Image via Adobe Stock
Image via Adobe Stock
The coronavirus has officially docked on South African shores. Health Minister Zweli Mkhize has officially confirmed that a 38-year-old patient, said to be from KwaZulu-Natal (KZN), contracted the disease while visiting Italy. He returned home on 1 March and was isolated due to the symptoms he was showing.
Here’s what Mkhize had to say about the incident:
“This morning, Thursday 5 March, the National Institute for Communicable Diseases (NICD) confirmed that a suspected case of coronavirus has tested positive. The patient is a 38-year-old male who travelled to Italy with his wife. They were part of a group of 10 people and they arrived back in South Africa on 1 March 2020.”
“The patient consulted a private general practitioner on 3 March, with symptoms of fever, headache, malaise, a sore throat and a cough. The practise nurse took swabs and delivered it to the lab. The patient has been self-isolating since 3 March. The couple also has two children,” he added.
The doctor has also been self-isolated, as she may have picked up the coronavirus too.
Based on the sheer panic within South Africa at the moment, it would be useful to know what the recovery rates of the coronavirus are — do we even stand a chance against it?
According to worldometers.info, a page that monitors the coronavirus worldwide, there are currently 96 748 cases of coronavirus around the world and of that, 53 959 people have made a full recovery.
There have been 3 308 deaths to date, which means there are almost 40 000 people in limbo — somewhere between having the disease and dying from it.
According to the site, 32 962 people of the 40 000 are in a “mild condition” and 6 421 are in a “critical condition.”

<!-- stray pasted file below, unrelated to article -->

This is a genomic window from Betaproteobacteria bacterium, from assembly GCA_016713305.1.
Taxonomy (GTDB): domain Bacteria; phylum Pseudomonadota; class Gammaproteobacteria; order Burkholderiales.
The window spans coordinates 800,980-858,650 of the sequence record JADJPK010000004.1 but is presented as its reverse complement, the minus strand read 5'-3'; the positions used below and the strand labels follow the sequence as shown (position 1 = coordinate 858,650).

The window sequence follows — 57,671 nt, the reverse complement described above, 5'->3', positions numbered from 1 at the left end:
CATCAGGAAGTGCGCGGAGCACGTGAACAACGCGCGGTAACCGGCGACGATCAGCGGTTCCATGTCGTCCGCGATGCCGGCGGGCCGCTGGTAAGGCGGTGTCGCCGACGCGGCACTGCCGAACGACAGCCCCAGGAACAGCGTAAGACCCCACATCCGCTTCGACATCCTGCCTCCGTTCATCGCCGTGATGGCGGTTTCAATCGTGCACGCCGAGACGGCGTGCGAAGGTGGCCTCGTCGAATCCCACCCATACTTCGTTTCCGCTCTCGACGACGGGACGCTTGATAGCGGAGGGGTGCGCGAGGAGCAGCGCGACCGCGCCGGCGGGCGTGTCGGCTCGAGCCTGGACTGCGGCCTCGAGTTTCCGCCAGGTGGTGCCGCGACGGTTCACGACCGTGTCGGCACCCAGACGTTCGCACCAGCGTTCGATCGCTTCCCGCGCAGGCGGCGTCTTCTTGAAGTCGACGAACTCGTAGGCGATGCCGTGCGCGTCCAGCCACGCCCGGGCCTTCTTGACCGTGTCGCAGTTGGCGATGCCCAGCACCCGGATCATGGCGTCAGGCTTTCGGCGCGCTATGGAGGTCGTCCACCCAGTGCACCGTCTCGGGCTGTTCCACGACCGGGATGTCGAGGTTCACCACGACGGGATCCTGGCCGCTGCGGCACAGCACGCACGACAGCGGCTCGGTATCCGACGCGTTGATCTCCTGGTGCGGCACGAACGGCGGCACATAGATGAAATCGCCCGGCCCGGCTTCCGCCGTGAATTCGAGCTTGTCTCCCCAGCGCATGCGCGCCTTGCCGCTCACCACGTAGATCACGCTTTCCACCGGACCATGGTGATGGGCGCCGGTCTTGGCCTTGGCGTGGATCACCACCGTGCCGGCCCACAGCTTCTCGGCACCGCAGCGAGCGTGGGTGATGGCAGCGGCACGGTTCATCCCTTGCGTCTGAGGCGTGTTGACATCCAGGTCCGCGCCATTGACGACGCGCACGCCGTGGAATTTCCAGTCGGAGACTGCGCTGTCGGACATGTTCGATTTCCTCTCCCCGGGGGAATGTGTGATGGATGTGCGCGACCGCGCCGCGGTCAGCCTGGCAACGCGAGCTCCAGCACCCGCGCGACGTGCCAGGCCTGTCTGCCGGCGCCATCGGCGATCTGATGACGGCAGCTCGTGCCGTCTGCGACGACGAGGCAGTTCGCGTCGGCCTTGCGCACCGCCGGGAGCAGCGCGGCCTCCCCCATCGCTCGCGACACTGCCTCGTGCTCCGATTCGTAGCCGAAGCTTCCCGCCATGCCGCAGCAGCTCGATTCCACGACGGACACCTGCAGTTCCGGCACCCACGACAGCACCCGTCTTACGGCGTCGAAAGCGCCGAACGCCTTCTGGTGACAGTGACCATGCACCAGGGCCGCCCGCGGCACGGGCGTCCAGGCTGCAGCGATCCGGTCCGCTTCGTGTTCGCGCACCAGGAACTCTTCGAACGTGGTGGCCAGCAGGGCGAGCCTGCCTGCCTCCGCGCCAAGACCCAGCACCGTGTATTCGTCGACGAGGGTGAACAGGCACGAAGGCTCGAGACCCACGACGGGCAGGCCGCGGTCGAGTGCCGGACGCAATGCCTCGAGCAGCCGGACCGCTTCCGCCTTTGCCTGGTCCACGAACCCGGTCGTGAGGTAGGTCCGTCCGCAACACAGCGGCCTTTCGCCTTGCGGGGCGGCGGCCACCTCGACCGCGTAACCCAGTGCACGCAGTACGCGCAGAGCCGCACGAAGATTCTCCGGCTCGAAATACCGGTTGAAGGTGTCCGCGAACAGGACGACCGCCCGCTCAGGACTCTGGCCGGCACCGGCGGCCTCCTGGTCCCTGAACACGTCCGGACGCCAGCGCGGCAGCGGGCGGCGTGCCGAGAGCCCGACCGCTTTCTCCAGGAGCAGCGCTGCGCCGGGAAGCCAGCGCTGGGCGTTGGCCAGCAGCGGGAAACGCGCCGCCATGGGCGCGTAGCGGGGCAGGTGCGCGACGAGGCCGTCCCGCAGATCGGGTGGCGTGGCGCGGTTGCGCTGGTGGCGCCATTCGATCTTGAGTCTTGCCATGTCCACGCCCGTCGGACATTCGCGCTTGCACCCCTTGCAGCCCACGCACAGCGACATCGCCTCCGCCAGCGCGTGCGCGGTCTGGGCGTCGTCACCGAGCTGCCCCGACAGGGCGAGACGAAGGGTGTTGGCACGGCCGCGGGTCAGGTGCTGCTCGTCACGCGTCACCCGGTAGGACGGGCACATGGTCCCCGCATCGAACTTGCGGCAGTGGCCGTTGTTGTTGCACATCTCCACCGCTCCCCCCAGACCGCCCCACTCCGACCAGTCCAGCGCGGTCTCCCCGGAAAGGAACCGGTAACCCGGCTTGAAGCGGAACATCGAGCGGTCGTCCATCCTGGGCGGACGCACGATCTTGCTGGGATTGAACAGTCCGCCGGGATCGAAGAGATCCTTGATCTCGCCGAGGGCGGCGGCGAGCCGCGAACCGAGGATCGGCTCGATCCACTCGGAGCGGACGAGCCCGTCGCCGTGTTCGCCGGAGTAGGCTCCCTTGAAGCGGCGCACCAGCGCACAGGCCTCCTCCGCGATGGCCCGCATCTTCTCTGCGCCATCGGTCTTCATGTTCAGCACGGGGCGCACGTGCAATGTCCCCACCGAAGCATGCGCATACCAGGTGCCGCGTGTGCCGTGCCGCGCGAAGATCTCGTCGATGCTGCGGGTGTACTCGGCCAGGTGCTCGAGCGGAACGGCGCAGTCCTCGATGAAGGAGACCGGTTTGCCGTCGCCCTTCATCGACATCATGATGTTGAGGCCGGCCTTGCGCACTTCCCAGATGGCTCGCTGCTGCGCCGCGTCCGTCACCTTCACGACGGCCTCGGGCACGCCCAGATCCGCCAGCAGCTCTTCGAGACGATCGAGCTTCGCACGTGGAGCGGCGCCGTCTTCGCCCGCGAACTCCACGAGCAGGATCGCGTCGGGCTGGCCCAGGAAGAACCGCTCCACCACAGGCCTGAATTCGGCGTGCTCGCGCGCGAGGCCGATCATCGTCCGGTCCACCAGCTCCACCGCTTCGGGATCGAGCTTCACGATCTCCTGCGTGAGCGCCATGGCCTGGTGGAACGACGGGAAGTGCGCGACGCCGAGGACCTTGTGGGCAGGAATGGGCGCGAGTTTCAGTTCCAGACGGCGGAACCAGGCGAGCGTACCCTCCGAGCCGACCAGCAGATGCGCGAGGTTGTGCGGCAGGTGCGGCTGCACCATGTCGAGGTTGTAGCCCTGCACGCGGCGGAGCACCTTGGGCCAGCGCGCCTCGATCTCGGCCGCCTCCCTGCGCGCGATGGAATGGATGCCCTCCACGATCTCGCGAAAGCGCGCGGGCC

According to the latest World Health Organisation (WHO) statistics, the mortality rate is sitting at 3.4%, which could be worse.
WHO director-general Tedros Adhanom Ghebreyesus said:
“Globally, about 3.4% of reported COVID-19 cases have died. By comparison, seasonal flu generally kills far fewer than 1% of those infected.”
A study on 138 hospitalised patients with 2019-nCoV infection, published on 7 February on JAMA, found that 26% of patients required admission to the intensive care unit (ICU) and 4.3% died, but a number of patients were still hospitalized at the time.
A previous study had found that, out of 41 admitted hospital patients, 13 (32%) patients were admitted to an ICU and six (15%) died.
The JAMA study found that, among those discharged alive, the median hospital stay was 10 days.
A study of these cases found that the median days from the first symptom to death were 14 days, and tended to be shorter among people of 70-years-old or above.
The attack rate or transmissibility (how rapidly the disease spreads) of a virus is indicated by its reproductive number (Ro, pronounced R-nought or r-zero), which represents the average number of people to which a single infected person will transmit the virus.
WHO’s estimated (23 January) Ro was between 1.4 and 2.5. An outbreak with a reproductive number of below 1 will gradually disappear. For comparison, the Ro for the common flu is 1.3 and for SARS it was 2.0.
The coronavirus incubation period is, as it stands, is two to 14 days.
According to China’s National Health Commission (NHC), about 80% of those who died were over the age of 60 and 75% of them had pre-existing health conditions such as cardiovascular diseases and diabetes.
The median age of cases detected outside of China is 45 years, ranging from two to 74 years and 71% of cases were male.
People of all ages can be infected by the new coronavirus (2019-nCoV). Older people and people with pre-existing medical conditions (such as asthma, diabetes, heart disease) appear to be more vulnerable to becoming severely ill with the virus.
It seems to start with a fever, followed by a dry cough.
After a week, it can lead to shortness of breath, with about 20% of patients requiring hospital treatment.
Notably, the COVID-19 infection rarely seems to cause a runny nose, sneezing, or sore throat (these symptoms have been observed in only about 5% of patients). Sore throat, sneezing, and stuffy nose are most often signs of a cold.